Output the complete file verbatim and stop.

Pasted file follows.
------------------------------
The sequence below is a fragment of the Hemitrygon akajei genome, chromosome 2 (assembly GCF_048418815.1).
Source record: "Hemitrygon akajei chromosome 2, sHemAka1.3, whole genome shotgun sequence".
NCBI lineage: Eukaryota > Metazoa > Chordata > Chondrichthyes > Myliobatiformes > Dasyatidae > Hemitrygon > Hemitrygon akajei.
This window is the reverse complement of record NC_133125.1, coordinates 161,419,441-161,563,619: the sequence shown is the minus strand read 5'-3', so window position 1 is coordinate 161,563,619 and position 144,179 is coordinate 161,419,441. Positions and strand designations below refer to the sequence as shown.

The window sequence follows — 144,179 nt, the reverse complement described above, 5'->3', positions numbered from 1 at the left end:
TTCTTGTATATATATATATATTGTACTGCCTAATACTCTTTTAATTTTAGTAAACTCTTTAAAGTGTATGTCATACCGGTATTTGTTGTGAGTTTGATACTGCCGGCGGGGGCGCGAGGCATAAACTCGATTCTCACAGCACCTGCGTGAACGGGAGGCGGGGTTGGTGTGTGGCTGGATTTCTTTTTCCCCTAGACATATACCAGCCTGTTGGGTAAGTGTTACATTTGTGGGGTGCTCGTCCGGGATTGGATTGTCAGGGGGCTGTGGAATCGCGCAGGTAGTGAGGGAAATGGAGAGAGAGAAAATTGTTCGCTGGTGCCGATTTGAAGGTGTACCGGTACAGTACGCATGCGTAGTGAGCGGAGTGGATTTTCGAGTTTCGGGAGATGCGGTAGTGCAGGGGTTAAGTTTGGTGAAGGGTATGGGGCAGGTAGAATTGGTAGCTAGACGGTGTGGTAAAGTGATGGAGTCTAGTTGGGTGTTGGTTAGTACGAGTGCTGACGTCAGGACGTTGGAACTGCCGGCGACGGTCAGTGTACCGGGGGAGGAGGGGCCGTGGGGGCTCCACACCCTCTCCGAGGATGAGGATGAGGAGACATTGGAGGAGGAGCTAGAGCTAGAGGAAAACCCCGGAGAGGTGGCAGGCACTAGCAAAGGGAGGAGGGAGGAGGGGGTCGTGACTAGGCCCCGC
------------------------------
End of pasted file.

The sequence below is a fragment of the Hemitrygon akajei genome, chromosome 2 (assembly GCF_048418815.1).
Source record: "Hemitrygon akajei chromosome 2, sHemAka1.3, whole genome shotgun sequence".
NCBI lineage: Eukaryota > Metazoa > Chordata > Chondrichthyes > Myliobatiformes > Dasyatidae > Hemitrygon > Hemitrygon akajei.
This window is the reverse complement of record NC_133125.1, coordinates 161,419,441-161,563,619: the sequence shown is the minus strand read 5'-3', so window position 1 is coordinate 161,563,619 and position 144,179 is coordinate 161,419,441. Positions and strand designations below refer to the sequence as shown.

The window sequence follows — 144,179 nt, the reverse complement described above, 5'->3', positions numbered from 1 at the left end:
TTCTTGTATATATATATATATTGTACTGCCTAATACTCTTTTAATTTTAGTAAACTCTTTAAAGTGTATGTCATACCGGTATTTGTTGTGAGTTTGATACTGCCGGCGGGGGCGCGAGGCATAAACTCGATTCTCACAGCACCTGCGTGAACGGGAGGCGGGGTTGGTGTGTGGCTGGATTTCTTTTTCCCCTAGACATATACCAGCCTGTTGGGTAAGTGTTACATTTGTGGGGTGCTCGTCCGGGATTGGATTGTCAGGGGGCTGTGGAATCGCGCAGGTAGTGAGGGAAATGGAGAGAGAGAAAATTGTTCGCTGGTGCCGATTTGAAGGTGTACCGGTACAGTACGCATGCGTAGTGAGCGGAGTGGATTTTCGAGTTTCGGGAGATGCGGTAGTGCAGGGGTTAAGTTTGGTGAAGGGTATGGGGCAGGTAGAATTGGTAGCTAGACGGTGTGGTAAAGTGATGGAGTCTAGTTGGGTGTTGGTTAGTACGAGTGCTGACGTCAGGACGTTGGAACTGCCGGCGACGGTCAGTGTACCGGGGGAGGAGGGGCCGTGGGGGCTCCACACCCTCTCCGAGGATGAGGATGAGGAGACATTGGAGGAGGAGCTAGAGCTAGAGGAAAACCCCGGAGAGGTGGCAGGCACTAGCAAAGGGAGGAGGGAGGAGGGGGTCGTGACTAGGCCCCGC